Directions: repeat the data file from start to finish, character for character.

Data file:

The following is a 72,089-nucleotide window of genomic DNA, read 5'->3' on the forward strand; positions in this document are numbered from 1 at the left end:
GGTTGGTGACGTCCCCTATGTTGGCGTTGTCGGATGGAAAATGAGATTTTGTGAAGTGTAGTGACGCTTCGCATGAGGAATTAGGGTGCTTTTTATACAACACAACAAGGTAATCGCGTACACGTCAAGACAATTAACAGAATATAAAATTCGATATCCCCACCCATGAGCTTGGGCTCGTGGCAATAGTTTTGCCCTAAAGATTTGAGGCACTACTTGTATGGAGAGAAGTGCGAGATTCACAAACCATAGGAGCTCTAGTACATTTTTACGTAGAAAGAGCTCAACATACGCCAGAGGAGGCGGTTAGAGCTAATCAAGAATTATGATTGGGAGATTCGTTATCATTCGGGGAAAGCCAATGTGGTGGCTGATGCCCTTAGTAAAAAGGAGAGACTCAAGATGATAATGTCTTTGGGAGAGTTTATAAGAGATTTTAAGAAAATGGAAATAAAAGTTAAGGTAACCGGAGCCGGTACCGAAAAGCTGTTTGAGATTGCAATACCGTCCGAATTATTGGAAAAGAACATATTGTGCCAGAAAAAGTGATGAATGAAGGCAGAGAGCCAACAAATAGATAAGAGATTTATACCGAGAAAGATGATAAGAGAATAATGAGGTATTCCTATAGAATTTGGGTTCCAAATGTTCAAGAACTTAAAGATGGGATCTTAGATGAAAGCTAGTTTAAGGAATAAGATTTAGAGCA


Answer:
The following is a 72,089-nucleotide window of genomic DNA, read 5'->3' on the forward strand; positions in this document are numbered from 1 at the left end:
GGTTGGTGACGTCCCCTATGTTGGCGTTGTCGGATGGAAAATGAGATTTTGTGAAGTGTAGTGACGCTTCGCATGAGGAATTAGGGTGCTTTTTATACAACACAACAAGGTAATCGCGTACACGTCAAGACAATTAACAGAATATAAAATTCGATATCCCCACCCATGAGCTTGGGCTCGTGGCAATAGTTTTGCCCTAAAGATTTGAGGCACTACTTGTATGGAGAGAAGTGCGAGATTCACAAACCATAGGAGCTCTAGTACATTTTTACGTAGAAAGAGCTCAACATACGCCAGAGGAGGCGGTTAGAGCTAATCAAGAATTATGATTGGGAGATTCGTTATCATTCGGGGAAAGCCAATGTGGTGGCTGATGCCCTTAGTAAAAAGGAGAGACTCAAGATGATAATGTCTTTGGGAGAGTTTATAAGAGATTTTAAGAAAATGGAAATAAAAGTTAAGGTAACCGGAGCCGGTACCGAAAAGCTGTTTGAGATTGCAATACCGTCCGAATTATTGGAAAAGAACATATTGTGCCAGAAAAAGTGATGAATGAAGGCAGAGAGCCAACAAATAGATAAGAGATTTATACCGAGAAAGATGATAAGAGAATAATGAGGTATTCCTATAGAATTTGGGTTCCAAATGTTCAAGAACTTAAAGATGGGATCTTAGATGAAAGCTAGTTTAAGGAATAAGATTTAGAGCA